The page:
The US federal government, and accordingly, the State governments all have Freedom of Information laws, which provide for the disclosure of public information. frmally in a government fails to respond to such requests there are long, expensive and administrative appeal processes which are of limited fruitfulness.

In NY and other states, there are advisory opinions which are issued by the public access oversight agency (in NY the Department of State) which sometimes refer to the Common Law right of access.

With a modest search effort I have been unable to unearth any treatises which address the Common Law right of access to government agency records. Does anyone have some pointers?

  • 1
    Could you drop some links to the NY advisory opinions?
    – bdb484
    Jun 22 '21 at 14:29
  • opengovernment.ny.gov has summaries and cases indexed.
    – mongo
    Jun 23 '21 at 16:27
  • May not be the best cite but: People v. Williams, 29 Misc.3d 1222, 920 NYS2d 243 (2010) - Videotapes of defendant engaged in conversations with undercover police officer were introduced into evidence and played for jurors in open court. On day after they were played, Newsday and New York Post requested copies. Claim that disclosure would deprive person of fair trial rejected; court cited constitutional and common law right of access to courtroom and presumption of access.
    – mongo
    Jun 23 '21 at 16:32
  • 1
    A bit of history, and also more on the common law restrictions being overridden by statute. rcfp.org/open-government-guide/new-york
    – mongo
    Jun 23 '21 at 16:38
  • 1
    OK. I see what's happening. Answering shortly.
    – bdb484
    Jun 23 '21 at 18:12

The common-law right of access to "agency" records is virtually nonexistent, and I know of no jurisdiction in the United States where invoking it would normally be successful. Instead, requesters must generally rely on the federal Freedom of Information Act or a state-level equivalent.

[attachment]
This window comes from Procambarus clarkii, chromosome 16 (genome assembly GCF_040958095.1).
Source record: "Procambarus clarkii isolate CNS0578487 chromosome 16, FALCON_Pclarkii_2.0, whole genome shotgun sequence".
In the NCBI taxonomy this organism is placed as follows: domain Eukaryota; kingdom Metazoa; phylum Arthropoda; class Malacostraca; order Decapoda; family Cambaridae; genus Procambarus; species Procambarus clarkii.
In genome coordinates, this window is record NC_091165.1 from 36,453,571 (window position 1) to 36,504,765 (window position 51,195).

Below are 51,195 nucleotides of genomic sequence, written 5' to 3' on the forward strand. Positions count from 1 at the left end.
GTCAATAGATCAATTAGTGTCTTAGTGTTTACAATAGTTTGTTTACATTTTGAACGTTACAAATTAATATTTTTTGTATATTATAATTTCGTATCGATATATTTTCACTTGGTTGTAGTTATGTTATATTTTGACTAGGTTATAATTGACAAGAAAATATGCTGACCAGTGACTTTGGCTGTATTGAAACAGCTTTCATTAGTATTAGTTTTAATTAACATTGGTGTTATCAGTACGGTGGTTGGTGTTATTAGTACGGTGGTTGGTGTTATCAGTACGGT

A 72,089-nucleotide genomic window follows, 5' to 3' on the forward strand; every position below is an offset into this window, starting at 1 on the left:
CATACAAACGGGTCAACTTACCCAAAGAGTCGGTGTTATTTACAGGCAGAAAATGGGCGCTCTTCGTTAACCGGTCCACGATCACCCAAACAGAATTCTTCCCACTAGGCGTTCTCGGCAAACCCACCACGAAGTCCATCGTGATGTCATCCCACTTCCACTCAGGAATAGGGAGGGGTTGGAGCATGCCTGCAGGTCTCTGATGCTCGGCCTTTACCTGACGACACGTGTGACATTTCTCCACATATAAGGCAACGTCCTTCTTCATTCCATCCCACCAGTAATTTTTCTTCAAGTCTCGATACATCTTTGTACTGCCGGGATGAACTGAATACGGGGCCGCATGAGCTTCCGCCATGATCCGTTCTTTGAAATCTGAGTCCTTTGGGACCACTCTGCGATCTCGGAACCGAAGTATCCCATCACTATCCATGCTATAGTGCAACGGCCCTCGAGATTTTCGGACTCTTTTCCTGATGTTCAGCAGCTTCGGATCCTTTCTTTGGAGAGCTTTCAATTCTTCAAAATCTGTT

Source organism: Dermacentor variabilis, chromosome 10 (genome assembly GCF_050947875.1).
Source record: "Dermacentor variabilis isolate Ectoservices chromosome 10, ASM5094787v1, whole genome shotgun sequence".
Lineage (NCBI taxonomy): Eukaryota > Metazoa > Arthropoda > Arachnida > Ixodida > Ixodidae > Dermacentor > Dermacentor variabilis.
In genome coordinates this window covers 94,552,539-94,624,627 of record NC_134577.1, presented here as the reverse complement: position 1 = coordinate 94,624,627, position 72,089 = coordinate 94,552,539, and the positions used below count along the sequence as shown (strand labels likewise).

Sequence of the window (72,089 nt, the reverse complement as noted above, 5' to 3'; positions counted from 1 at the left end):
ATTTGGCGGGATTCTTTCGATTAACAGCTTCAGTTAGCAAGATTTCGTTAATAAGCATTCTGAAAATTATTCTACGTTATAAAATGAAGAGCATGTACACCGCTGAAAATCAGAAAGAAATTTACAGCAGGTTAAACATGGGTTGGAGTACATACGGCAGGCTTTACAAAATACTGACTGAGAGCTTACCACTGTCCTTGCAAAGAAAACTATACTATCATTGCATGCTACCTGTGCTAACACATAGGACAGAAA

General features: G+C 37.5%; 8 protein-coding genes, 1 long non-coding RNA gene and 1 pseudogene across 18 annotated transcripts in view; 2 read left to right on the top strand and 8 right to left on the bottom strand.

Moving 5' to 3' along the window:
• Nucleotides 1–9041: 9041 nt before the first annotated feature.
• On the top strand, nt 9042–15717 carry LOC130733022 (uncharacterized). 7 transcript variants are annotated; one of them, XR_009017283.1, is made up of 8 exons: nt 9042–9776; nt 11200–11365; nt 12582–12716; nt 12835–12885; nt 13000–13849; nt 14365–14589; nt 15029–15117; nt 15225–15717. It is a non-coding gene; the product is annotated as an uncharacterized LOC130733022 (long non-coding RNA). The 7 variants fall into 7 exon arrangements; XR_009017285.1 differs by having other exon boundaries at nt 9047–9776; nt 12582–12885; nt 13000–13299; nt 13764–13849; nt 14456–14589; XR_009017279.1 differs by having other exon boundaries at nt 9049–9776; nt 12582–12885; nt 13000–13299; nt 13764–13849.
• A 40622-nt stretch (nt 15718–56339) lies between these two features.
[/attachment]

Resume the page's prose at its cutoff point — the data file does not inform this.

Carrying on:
But this assumes that "agency records" refers to records held by executive-branch offices, such as police, prosecutors, mayors, schools, etc. I suspect that the modern references to the common law that you're seeing are generally referring to access to records held by the judiciary.

So if you're talking instead about court records, the common-law right of access remains a vital and vibrant doctrine. In American courts, the public has access to court proceedings and records under both the common law and the First Amendment:

The common-law right of access remains operative, even though there are statutory schemes governing the clerks who maintain judicial records. See, e.g., Bich v. Bich, 131 N.Y.S.3d 829 (2020) (denying sealing motion based on "deeply rooted constitutional and common-law right of access to proceedings as well as to court records"); People v Macedonio, 41 N.Y.S.3d 451 (2016) ("The common law right of access, however, applies to all publicly filed documents."); People v. Sullivan, 640 N.Y.S.2d 714 (1996) ("the notice and attachments are judicial documents, and therefore [**720] subject to the common-law presumption of public access.").

The article linked in DaleM's answer is a good resource for the largely defunct common-law right of access to executive-branch records. For information about the common-law right of access to judicial records, you could also check out RCFP's Open Courts Compendium.


The doctrine has fallen out of use

And may actually have been displaced by statute law - more likely Federally than at State level..

The growth of Freedom of Information statutes 1950s has put the common law basis for accessing government records on the back burner. The statutes provide clear (if not simple) pathways to the information rather than relying on arguing common law rights that are definitely there but ill-defined.

There are two common law rights in US law:

  • one inherited from English law which allowed applicants to apply for information if they had a direct need and for that to be weighed against the government’s and any other affected individual’s interest. Needless to say, in the 17th century, the government interest usually prevailed.
  • a First Amendment right to access judicial records.
  • The First Amendment right of access is not a common-law right. It has a distinct test and applies to distinct (though often overlapping) sets of records.
    – bdb484
    Jun 23 '21 at 6:06
  • Yet in the NY Court of Appeals (highest state court) they routinely cite common law. Since this is ongoing and recent, it appears that the NY Court of Appeals is a venue for some form of common law. As well, the chief judge is also the Chief Judge for common law matters (stated in the statutes for this state).
    – mongo
    Jun 23 '21 at 16:12
  • Back burner, or two burners? The former Chairman of the Committee on Open Government has stated many times that the common law right exists, and is independent of the statutory form.
    – mongo
    Jun 23 '21 at 16:30

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